a. The Worthy and Unworthy Worship Worship is about God and for the glorification of His name; it is a celebration of love that gives life and empowering to His people, who worship Him in righteousness through obedience. Specifically, worship involves abandoning oneself to God as an offering that is being represented by his sacrifice to atone for his sin. Significantly, people come to His presence to verbalize their deep affection for Him through such an ardent worship. The Bible delineates that God shows unreserved favor to those who faithfully love Him with all their heart, soul, and strength (Deuteronomy 6:5); but on the other hand, God hates and curses those who do not love Him and worship Him selfishly.
In the novel Akhenaten: Dweller in Truth, the main character, Akhenaten, is strongly connected to religion and the main theme of the novel is religion. In the play, Equus, the main character, Alan, is also very connected to his religion. Alan and Akhenaten both let their religious views play such huge roles in their lives, which ultimately leads to their downfalls. While on the surface, the religion of both Akhenaten and Alan have stark contrasts, once digging deeper similarities begin to appear. The religions of the two characters aren’t similar in practice, but in the formulation of the religions, the two characters both project their issues into the foundation of the religion.
Within the realm of Narnia, Lewis’ famous novels represent a sense of adventure and chivalry amongst children and creatures in a foreign land. However, whether Lewis had the intentions of surrounding his stories around religious values and the myths of God, is a topic worth noting. Augustinian ideals and views are prevalent and tend to line up with the writings and plot of Narnia. With dramatic climaxes between characters and the sense of religious familiarity with the tone of others, Augustine can be mentioned in the argument towards Genesis relations, Lewis’ attempt at either a supposal or allegory, and Lewis’ authoritative questioning. Augustine believes that God created all things good, and therefore, could not be possible for anything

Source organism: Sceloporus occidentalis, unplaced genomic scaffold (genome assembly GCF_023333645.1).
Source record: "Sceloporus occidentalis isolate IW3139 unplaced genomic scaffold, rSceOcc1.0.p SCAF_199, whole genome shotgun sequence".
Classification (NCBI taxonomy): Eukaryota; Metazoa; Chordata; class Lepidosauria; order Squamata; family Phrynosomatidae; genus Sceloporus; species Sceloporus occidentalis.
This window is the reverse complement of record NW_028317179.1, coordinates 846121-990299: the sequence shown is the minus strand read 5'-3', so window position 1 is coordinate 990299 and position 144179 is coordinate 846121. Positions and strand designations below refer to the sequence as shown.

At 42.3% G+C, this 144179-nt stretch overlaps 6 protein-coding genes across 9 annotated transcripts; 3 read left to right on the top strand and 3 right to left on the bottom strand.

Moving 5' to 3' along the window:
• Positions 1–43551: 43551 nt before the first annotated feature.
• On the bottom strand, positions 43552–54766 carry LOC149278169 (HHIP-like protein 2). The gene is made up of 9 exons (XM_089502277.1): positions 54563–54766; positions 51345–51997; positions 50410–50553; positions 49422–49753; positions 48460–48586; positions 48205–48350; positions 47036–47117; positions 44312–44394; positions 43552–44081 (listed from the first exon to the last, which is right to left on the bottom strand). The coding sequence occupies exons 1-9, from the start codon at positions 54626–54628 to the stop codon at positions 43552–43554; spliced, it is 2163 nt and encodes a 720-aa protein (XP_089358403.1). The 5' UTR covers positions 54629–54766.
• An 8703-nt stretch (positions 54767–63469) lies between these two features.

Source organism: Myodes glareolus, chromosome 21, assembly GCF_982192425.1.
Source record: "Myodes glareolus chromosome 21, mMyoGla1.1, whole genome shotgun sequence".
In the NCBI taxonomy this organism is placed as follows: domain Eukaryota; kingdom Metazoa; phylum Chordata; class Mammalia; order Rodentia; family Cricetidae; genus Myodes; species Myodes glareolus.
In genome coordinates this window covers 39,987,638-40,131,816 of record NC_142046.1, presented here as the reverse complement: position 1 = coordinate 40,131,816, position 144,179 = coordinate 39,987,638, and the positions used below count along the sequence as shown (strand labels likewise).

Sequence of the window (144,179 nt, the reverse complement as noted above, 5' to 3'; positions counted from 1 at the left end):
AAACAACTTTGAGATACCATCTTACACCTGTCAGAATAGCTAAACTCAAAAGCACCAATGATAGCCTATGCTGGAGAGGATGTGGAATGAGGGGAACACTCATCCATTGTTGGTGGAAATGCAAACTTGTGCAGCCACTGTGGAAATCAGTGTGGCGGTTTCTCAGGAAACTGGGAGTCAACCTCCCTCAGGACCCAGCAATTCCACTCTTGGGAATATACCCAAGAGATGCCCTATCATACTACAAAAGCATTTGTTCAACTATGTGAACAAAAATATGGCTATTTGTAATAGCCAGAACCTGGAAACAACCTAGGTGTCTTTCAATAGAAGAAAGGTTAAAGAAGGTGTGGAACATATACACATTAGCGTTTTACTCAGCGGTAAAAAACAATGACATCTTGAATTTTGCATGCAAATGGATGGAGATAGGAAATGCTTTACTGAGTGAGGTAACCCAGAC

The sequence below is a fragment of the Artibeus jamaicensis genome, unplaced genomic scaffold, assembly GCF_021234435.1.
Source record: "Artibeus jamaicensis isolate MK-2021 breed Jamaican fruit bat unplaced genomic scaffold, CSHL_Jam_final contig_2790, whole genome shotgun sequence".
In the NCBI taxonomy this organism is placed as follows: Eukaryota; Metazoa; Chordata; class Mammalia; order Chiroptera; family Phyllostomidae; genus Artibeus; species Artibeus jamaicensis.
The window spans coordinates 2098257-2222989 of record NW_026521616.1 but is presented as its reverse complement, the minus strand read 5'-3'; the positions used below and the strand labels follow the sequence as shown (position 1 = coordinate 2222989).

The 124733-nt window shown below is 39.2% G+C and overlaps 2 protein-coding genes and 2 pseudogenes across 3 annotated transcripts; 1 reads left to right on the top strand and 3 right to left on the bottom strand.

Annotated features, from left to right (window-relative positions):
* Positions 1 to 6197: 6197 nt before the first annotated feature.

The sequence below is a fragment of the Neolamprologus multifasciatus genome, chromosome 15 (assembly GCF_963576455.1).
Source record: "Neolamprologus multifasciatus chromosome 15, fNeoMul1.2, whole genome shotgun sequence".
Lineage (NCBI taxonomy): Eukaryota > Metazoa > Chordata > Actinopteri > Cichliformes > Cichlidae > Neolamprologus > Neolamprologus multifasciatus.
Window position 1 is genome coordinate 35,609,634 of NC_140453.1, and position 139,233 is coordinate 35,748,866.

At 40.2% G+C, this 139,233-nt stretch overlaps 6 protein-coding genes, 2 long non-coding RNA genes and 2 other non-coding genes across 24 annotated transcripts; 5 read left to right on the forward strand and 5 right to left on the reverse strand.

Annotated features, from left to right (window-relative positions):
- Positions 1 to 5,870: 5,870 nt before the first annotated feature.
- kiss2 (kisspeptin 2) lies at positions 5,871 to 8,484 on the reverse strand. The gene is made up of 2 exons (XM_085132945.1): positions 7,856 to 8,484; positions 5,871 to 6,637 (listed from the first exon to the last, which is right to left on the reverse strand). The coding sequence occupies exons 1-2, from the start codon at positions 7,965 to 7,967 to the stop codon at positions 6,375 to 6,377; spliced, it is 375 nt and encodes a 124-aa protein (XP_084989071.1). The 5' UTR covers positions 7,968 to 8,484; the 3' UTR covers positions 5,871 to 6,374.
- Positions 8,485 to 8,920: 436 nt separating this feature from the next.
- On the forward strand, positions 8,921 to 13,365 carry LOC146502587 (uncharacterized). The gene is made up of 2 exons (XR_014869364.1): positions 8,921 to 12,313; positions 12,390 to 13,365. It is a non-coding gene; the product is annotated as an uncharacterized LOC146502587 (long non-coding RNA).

Ethnicity as defined in the Merriam-Webster Dictionary is a large group of people belonging to a same belief of customs, origins, traditions, and religion. On the other hand, religion is a set of organized belief that seeks to answer questions regarding the true purpose, cause, and nature of the universe which often contains the moral conduct set for the human beings to live by, which is according to BBC. As said by Jonathan Fox in his book entitled “Ethnoreligious Conflict in the Late Twentieth Century”, scholars during the past have tried to decipher the mystery behind the role religion plays in conflicts and its direct effect as a triggering factor. Although this assumption was formulated and all possible things there is to say about its link to conflict have already been said, this is still a topic considered to be lacking in research to support such claim. However,